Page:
Ancient Monuments

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Carn Liath, chambered cairn and deserted settlement, Kilmuir

A Scheduled Monument in Eilean á Chèo, Highland

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Latitude: 57.6326 / 57°37'57"N

Longitude: -6.4052 / 6°24'18"W

OS Eastings: 137153

OS Northings: 868838

OS Grid: NG371688

Mapcode National: GBR B8KK.4YF

Mapcode Global: WGY5V.LF44

Entry Name: Carn Liath, chambered cairn and deserted settlement, Kilmuir

Scheduled Date: 6 January 1960

Last Amended: 7 December 1998

Source: Historic Environment Scotland

Source ID: SM894

Schedule Class: Cultural

Category: Prehistoric ritual and funerary: long cairn; Secular: settlement, including deserted, depopulated an

Location: Kilmuir

County: Highland

Electoral Ward: Eilean á Chèo

Traditional County: Inverness-shire


The monument comprises a chambered cairn and the footings of post-medieval buildings. The cairn is a ritual and funerary monument of the Neolithic period (c. 4000-2000 BC), but the buildings are comparatively recent and probably date from the period between AD 1700-1900.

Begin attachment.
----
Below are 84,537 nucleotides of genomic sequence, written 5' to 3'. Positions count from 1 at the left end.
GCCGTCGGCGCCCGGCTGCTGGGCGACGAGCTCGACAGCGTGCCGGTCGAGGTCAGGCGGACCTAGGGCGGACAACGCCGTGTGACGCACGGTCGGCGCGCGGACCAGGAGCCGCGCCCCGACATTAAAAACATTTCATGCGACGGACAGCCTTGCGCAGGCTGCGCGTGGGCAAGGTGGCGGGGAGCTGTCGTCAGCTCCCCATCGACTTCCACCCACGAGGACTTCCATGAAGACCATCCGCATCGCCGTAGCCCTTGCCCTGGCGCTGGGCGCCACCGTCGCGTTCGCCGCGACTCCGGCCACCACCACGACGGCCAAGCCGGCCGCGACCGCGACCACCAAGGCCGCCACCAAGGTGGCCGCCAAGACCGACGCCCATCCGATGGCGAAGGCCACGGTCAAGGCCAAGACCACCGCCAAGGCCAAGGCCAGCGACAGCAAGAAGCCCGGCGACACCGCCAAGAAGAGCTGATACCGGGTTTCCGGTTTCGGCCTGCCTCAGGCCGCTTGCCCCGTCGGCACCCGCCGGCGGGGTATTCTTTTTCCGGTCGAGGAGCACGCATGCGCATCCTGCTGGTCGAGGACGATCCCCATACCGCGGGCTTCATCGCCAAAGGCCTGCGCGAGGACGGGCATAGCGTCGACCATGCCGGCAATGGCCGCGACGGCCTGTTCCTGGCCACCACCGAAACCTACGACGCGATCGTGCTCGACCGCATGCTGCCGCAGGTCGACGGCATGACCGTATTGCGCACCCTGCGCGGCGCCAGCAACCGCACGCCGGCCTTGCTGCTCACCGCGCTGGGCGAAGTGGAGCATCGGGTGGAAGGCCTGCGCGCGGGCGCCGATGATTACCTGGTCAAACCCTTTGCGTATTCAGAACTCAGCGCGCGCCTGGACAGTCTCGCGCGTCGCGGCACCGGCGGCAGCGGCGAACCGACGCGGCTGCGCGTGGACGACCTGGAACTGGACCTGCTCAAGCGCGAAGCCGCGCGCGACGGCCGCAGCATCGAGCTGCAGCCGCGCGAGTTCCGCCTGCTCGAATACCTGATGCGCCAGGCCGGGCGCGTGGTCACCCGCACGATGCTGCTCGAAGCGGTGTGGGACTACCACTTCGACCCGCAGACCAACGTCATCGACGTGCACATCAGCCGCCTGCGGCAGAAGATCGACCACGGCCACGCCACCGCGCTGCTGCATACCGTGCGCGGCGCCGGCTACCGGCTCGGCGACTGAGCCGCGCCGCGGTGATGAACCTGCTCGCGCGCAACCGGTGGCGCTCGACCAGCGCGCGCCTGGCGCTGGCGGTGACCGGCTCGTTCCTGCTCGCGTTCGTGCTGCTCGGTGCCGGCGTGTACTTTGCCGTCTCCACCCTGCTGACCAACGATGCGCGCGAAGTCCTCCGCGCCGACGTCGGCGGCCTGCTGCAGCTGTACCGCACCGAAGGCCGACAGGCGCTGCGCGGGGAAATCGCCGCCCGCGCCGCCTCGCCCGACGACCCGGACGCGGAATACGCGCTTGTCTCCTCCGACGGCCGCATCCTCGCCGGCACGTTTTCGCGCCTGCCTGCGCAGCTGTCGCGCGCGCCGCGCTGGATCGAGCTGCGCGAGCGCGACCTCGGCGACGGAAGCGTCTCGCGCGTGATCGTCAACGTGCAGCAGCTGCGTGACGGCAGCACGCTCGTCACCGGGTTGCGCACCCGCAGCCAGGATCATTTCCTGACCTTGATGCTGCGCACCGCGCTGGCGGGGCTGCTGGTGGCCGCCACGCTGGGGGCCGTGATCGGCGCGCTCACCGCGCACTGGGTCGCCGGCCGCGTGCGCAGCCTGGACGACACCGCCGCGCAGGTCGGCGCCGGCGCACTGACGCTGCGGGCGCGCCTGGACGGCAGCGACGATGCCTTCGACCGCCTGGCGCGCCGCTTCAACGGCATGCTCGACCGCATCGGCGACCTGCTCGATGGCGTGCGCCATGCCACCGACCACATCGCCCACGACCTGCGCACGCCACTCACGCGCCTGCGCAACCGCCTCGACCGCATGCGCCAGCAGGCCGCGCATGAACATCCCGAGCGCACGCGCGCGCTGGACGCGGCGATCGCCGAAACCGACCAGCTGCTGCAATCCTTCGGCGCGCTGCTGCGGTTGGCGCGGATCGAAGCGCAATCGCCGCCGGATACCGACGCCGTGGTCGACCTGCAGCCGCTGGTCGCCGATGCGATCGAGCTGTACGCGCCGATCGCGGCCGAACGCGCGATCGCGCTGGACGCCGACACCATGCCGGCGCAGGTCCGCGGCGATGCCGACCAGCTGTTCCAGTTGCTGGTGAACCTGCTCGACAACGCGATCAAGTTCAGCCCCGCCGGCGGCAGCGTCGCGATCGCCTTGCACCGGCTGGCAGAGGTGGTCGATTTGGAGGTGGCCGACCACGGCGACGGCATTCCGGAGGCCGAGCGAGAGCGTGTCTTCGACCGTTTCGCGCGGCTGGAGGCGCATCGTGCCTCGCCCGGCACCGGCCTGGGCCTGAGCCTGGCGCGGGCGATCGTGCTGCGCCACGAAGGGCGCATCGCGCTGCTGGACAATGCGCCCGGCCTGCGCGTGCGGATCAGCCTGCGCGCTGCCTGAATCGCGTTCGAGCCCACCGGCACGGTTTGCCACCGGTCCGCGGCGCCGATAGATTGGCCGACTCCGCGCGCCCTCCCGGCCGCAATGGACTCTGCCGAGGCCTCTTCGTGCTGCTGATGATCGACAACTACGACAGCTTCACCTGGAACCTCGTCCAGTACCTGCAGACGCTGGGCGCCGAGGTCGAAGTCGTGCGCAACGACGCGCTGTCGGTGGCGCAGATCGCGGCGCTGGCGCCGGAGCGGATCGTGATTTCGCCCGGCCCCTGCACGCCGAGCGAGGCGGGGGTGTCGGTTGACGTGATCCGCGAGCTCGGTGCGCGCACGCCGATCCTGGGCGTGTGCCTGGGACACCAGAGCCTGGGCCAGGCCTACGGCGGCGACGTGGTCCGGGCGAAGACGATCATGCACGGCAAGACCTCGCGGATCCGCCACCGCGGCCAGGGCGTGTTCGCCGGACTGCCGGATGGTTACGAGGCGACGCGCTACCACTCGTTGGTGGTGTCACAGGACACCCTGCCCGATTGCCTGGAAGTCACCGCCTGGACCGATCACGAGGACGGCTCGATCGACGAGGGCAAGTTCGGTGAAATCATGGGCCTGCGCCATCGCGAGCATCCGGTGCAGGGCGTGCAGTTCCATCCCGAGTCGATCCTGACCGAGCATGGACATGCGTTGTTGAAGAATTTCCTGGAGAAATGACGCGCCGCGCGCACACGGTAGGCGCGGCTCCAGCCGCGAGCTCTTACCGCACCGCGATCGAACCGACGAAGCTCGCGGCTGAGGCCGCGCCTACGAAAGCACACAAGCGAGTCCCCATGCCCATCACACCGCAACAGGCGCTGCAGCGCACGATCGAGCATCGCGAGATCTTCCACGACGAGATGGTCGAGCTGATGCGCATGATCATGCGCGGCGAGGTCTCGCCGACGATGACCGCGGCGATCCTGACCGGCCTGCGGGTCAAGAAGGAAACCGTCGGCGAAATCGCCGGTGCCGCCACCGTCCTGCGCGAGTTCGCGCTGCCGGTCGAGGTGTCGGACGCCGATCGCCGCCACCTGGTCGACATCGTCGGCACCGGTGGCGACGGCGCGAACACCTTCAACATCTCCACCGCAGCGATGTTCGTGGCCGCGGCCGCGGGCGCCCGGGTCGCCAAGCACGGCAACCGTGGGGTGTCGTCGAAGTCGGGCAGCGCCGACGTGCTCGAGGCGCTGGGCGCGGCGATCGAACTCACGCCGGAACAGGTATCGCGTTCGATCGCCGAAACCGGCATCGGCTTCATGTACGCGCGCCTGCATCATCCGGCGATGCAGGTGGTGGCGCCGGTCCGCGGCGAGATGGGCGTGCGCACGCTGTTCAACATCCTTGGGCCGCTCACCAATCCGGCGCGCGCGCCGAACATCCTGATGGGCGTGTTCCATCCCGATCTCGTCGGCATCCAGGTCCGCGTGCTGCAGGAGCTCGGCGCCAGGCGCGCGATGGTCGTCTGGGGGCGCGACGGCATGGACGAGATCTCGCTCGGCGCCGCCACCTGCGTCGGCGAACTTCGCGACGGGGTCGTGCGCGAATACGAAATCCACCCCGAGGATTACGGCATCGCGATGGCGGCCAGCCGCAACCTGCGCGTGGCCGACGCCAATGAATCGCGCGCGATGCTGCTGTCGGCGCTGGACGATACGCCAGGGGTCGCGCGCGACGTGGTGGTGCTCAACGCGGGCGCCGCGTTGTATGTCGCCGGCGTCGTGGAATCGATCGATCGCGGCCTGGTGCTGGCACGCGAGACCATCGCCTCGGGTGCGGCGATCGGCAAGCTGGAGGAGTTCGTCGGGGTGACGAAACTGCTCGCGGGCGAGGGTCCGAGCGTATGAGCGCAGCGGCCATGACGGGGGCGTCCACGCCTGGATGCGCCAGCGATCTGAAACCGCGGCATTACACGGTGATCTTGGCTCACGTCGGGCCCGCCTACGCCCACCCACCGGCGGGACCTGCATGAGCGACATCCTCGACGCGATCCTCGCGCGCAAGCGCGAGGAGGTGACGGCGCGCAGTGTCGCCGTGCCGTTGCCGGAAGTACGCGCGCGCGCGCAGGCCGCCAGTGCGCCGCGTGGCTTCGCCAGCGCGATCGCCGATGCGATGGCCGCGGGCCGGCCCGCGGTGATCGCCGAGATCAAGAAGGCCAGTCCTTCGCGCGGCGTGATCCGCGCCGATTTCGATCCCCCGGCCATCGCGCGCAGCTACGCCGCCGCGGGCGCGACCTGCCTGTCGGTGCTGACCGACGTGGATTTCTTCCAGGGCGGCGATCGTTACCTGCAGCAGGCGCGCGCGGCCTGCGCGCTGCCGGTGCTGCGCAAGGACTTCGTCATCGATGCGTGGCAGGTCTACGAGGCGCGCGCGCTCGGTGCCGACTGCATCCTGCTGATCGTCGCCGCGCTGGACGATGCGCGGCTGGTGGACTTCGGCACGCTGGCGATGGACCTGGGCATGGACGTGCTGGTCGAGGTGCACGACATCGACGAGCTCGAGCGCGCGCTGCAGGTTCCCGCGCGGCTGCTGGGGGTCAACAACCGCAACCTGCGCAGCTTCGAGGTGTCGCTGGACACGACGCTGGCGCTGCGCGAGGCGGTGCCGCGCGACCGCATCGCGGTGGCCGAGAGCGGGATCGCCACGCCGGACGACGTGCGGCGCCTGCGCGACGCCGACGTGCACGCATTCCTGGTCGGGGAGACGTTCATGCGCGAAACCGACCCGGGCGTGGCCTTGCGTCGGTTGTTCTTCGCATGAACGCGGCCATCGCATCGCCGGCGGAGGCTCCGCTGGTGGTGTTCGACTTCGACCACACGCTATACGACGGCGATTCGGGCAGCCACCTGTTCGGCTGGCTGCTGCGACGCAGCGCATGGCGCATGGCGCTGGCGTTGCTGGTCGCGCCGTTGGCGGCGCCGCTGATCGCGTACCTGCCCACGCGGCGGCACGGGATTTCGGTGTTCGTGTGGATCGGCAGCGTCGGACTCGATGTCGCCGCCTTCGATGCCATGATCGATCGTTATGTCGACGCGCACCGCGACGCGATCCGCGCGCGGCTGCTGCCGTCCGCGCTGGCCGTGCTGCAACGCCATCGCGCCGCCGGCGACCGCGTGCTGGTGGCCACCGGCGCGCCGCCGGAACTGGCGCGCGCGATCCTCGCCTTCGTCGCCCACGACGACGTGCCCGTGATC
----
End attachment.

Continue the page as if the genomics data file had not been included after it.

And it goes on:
The cairn lies at approximately 45m OD, on the crest of a long ridge separating Loch Chaluim Chille from the coast. It was originally almost square in its final shape, aligned roughly NNW-SSE, 30m wide, with pointed horns protruding from each corner. Unfortunately, later surface disturbance has obscured much of this original layout, but the large stones defining the edge of the cairn can still be identified in the northern half of the monument. The cairn is bisected by a modern drystone dyke, which runs directly over the chamber. Elements of the chamber can be identified immediately to the N of the dyke and a massive chamber capstone projects from beneath its southern side. Two protruding stones on either side of the capstone, set about 2m away from the chamber, may indicate the presence of a facade which was later absorbed by the final phase of cairn construction. To the south of the cairn, the outline of an oval structure or enclosure is defined by large stones. This structure runs up to and possibly underneath the body of the cairn and it may represent a phase of activity associated with, or even predating, the cairn.

The northern side of the cairn has been disturbed by later activity, presumably related to the buildings whose remains survive to the N of the cairn itself. There are at least two buildings, one of which has two clear structural elements. Other rectilinear structures, presumably temporary sheep shelters or drystane practice works, can be seen in the body of the cairn itself.

The area to be scheduled includes the cairn, the post-medieval building remains, and an area around and between them where information relating to their construction and use may be expected to survive. It is rectangular in shape and measures 100m NNW-SSE by 50m, as shown in red on the accompanying map extract.

Source: Historic Environment Scotland


No Bibliography entries for this designation

Source: Historic Environment Scotland

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